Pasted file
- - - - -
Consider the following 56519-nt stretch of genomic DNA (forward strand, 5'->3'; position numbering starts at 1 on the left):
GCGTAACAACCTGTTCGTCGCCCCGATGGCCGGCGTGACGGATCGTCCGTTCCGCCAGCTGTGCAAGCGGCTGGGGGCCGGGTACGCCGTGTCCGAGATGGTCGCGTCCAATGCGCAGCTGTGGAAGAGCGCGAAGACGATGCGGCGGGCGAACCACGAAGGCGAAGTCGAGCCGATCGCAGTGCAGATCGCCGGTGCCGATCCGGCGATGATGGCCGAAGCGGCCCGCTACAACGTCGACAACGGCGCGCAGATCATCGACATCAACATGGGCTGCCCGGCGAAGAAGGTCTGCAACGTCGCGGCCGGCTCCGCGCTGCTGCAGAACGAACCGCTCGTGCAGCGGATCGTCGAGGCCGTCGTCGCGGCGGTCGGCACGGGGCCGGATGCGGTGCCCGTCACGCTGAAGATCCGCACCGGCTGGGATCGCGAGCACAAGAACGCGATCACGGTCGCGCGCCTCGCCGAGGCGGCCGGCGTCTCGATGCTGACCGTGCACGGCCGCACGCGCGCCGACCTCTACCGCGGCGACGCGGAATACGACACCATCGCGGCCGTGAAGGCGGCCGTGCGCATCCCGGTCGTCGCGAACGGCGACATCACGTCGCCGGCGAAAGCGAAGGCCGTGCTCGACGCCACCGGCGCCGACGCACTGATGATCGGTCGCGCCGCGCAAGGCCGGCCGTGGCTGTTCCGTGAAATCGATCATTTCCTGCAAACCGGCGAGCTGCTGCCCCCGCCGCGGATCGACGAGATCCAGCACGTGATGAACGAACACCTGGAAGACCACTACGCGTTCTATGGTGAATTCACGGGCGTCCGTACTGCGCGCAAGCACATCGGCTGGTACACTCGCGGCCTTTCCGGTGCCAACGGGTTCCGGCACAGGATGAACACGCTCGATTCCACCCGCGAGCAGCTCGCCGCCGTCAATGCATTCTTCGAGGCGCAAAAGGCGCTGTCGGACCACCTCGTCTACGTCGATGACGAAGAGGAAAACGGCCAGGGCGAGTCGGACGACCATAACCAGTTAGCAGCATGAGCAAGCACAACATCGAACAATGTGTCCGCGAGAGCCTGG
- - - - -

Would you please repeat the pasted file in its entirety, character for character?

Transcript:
Consider the following 56519-nt stretch of genomic DNA (forward strand, 5'->3'; position numbering starts at 1 on the left):
GCGTAACAACCTGTTCGTCGCCCCGATGGCCGGCGTGACGGATCGTCCGTTCCGCCAGCTGTGCAAGCGGCTGGGGGCCGGGTACGCCGTGTCCGAGATGGTCGCGTCCAATGCGCAGCTGTGGAAGAGCGCGAAGACGATGCGGCGGGCGAACCACGAAGGCGAAGTCGAGCCGATCGCAGTGCAGATCGCCGGTGCCGATCCGGCGATGATGGCCGAAGCGGCCCGCTACAACGTCGACAACGGCGCGCAGATCATCGACATCAACATGGGCTGCCCGGCGAAGAAGGTCTGCAACGTCGCGGCCGGCTCCGCGCTGCTGCAGAACGAACCGCTCGTGCAGCGGATCGTCGAGGCCGTCGTCGCGGCGGTCGGCACGGGGCCGGATGCGGTGCCCGTCACGCTGAAGATCCGCACCGGCTGGGATCGCGAGCACAAGAACGCGATCACGGTCGCGCGCCTCGCCGAGGCGGCCGGCGTCTCGATGCTGACCGTGCACGGCCGCACGCGCGCCGACCTCTACCGCGGCGACGCGGAATACGACACCATCGCGGCCGTGAAGGCGGCCGTGCGCATCCCGGTCGTCGCGAACGGCGACATCACGTCGCCGGCGAAAGCGAAGGCCGTGCTCGACGCCACCGGCGCCGACGCACTGATGATCGGTCGCGCCGCGCAAGGCCGGCCGTGGCTGTTCCGTGAAATCGATCATTTCCTGCAAACCGGCGAGCTGCTGCCCCCGCCGCGGATCGACGAGATCCAGCACGTGATGAACGAACACCTGGAAGACCACTACGCGTTCTATGGTGAATTCACGGGCGTCCGTACTGCGCGCAAGCACATCGGCTGGTACACTCGCGGCCTTTCCGGTGCCAACGGGTTCCGGCACAGGATGAACACGCTCGATTCCACCCGCGAGCAGCTCGCCGCCGTCAATGCATTCTTCGAGGCGCAAAAGGCGCTGTCGGACCACCTCGTCTACGTCGATGACGAAGAGGAAAACGGCCAGGGCGAGTCGGACGACCATAACCAGTTAGCAGCATGAGCAAGCACAACATCGAACAATGTGTCCGCGAGAGCCTGG